Piccolroaz, Sebastiano (2013) Deep ventilation in Lake Baikal: a simplified model for a complex natural phenomenon. PhD thesis, University of Trento.
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Lake Baikal (Southern Siberia) is the world's oldest, deepest and largest freshwater body by volume. In spite of its enormous depth, episodically (i.e. almost twice a year) large volumes of surface, cold and oxygenated water sink towards the bottom of the lake. This phenomenon is known as deep ventilation and determines the periodical, partial renewal of deep water, playing a key role in the ecology of the whole lacustrine system. Despite deep ventilation has been widely observed, still significant uncertainties exist about the detailed characterization of deep downwellings. In order to tackle this issue, a simplified, one-dimensional numerical model has been developed, which allows for a suitable simulation of deep ventilation in profound lakes. Three main algorithms are at the basis of the model: a reaction-diffusion equation for temperature and other tracers (e.g. dissolved oxygen), and two Lagrangian algorithms, the first to handle buoyancy-driven convection due to density instability (including thermobaric effects) and the other to reproduce the deep downwelling mechanism. Thanks to its simple structure, such a model ensures a considerable computational speed that makes it suitable to perform long-term simulations (i.e. decades, centuries). At the same time, it has been shown to be appropriate for quantitatively and qualitatively simulating deep ventilation, well capturing the relative contribution of the different processes involved. The model has been applied to investigate deep ventilation in the South Basin of Lake Baikal. The numerical results have been shown to be in good agreement with observed data (concerning temperature, CFC-12 and dissolved oxygen profiles), indicating a proper performance of the core algorithms. The analysis of results allowed for a detailed description of the major mixing and thermal dynamics of the lake, and for an in-depth characterization of deep water renewal (e.g. typical downwelling temperatures and volumes, vertical distribution of sinking water, energy balance). Numerical simulations have been performed under current conditions and climate change scenarios, thus permitting to assess the future behavior of the lake and the possible impact on deep ventilation, in response to the expected evolution of climate. In addition to the main results discussed above, this study provided some additional outcomes: a simplified lumped model to convert air temperature into surface water temperature of lakes, and a novel downscaling procedure to transform meteorological data (i.e. wind speed and air temperature) from the global scale to the lake scale. In the light of the proven performance of the deep ventilation model, further improvements of the model could bring to the development of a suitable module to simulate biogeochemical processes in the lake, thus providing valuable information to assess the role of deep ventilation in affecting the lake ecosystem.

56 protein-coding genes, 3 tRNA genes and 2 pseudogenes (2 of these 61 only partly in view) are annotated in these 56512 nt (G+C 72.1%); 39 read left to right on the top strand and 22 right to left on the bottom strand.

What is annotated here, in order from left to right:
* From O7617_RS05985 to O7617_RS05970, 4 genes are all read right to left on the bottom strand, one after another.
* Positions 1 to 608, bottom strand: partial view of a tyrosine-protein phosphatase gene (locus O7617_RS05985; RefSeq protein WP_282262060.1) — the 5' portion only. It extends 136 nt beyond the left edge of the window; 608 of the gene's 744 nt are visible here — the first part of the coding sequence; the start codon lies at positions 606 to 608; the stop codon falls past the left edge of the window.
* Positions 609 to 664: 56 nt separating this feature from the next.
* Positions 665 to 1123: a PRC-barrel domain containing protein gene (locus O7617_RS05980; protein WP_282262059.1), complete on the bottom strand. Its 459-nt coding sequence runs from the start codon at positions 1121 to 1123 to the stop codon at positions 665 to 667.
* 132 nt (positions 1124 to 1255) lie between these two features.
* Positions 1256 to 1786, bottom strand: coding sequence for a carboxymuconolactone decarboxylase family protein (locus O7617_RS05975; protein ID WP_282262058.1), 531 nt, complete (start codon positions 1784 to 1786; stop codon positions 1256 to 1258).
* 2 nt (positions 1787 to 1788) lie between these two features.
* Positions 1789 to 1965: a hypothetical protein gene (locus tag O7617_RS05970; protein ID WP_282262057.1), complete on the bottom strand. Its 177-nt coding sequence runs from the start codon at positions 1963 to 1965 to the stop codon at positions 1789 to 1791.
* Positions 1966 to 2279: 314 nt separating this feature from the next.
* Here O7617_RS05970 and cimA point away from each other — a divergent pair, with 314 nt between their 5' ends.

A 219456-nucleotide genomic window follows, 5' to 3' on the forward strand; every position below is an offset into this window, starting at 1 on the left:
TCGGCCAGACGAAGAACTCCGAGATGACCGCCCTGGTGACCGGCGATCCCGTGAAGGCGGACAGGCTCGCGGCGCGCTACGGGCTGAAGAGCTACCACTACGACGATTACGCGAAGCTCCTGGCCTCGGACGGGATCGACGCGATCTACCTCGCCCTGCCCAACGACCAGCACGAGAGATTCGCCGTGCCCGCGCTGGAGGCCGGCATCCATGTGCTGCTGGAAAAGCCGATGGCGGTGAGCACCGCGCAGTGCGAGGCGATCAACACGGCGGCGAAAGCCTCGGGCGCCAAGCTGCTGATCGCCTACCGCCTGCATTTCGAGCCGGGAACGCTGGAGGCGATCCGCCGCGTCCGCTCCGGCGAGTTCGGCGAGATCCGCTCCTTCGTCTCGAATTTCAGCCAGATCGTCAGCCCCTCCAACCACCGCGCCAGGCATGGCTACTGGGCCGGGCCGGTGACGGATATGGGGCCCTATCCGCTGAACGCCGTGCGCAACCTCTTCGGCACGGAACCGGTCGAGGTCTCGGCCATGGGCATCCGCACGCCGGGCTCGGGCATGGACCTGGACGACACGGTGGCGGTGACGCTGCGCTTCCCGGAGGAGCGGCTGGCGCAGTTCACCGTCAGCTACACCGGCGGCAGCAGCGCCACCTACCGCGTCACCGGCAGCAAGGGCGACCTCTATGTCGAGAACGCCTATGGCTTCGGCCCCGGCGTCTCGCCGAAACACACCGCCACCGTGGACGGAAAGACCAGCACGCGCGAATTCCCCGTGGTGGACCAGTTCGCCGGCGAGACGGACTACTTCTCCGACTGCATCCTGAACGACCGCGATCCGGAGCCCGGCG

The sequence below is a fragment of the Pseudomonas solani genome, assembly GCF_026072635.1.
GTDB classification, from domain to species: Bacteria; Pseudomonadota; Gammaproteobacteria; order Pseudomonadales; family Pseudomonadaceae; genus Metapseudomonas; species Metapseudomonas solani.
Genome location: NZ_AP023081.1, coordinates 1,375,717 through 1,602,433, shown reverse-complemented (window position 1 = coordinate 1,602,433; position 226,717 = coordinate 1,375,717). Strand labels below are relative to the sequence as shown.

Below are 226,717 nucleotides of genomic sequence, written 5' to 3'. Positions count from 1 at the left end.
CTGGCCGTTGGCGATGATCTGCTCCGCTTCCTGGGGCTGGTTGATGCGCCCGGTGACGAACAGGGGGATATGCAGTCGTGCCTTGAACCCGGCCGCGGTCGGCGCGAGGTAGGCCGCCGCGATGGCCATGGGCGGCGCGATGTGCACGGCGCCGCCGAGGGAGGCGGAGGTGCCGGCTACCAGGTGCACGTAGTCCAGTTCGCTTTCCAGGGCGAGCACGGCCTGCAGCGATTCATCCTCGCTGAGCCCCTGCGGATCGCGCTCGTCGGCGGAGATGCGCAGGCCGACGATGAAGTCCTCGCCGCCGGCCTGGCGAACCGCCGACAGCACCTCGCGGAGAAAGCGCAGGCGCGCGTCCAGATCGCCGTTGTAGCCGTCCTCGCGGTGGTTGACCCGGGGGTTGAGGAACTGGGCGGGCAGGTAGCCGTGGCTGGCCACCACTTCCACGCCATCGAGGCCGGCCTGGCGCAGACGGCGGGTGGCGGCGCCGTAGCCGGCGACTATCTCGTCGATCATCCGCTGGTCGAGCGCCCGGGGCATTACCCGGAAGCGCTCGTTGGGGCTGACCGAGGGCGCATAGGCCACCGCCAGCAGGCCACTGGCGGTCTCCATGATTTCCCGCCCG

|Item Type:||Doctoral Thesis (PhD)|
|Doctoral School:||Environmental Engineering|
|Subjects:||Area 08 - Ingegneria civile e Architettura > ICAR/01 IDRAULICA|
|Uncontrolled Keywords:||Lake Baikal, Deep ventilation, Climate change, Simplified model|
|Repository Staff approval on:||10 Jun 2013 14:01|
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